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Exchange 2007 delivering email marked as SPAM

Posted on 2014-01-04
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Last Modified: 2014-01-13
Our domain has a known manufacturer's firewall through which all email traffic must flow before reaching our Exchange Server.

We subscribe to Anti-Virus and Anti-Spyware services from this firewall manufacturer.  Therefore, all email receives a scan while passing through this device.  If Spam is detected by the firewall, the message is tagged and the word "SPAM" is added to the subject line.  The email then passes through to the Exchange Server for delivery to the email recipient.

The firewall can be set to "discard" rather than "tag" the email as it comes through.  However, the "discard" action can only be set for SMTP traffic, whereas POP3 traffic can only be set to "tag".  I'm assuming that POP3 traffic would be emails from the outside world delivered to our domain via email senders using @Hotmail.com, @yahoomail.com, etc.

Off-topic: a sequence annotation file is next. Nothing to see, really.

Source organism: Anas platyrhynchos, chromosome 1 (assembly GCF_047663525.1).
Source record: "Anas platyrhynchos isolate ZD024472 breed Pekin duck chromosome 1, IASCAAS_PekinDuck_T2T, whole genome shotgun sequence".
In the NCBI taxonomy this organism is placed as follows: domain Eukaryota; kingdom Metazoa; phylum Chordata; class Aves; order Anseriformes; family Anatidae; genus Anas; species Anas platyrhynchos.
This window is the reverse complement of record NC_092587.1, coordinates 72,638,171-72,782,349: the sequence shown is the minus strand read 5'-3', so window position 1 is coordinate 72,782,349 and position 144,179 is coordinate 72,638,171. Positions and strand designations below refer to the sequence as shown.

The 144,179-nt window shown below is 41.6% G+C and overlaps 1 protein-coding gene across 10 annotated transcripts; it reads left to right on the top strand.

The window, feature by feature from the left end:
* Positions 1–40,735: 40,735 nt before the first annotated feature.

I would like to stop delivery of these messages to the email recipient.

I'm wondering if the Exchange Server can be set to recognize a key work in the subject line (in my case the word "SPAM") and simply NEVER deliver the email?
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Question by:baleman2
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by:Pete Long
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Yes just set up a hub transport rule on the exchange server to move all messages with "SPAM" in the subject line to deleted items or a spam folder of your choosing.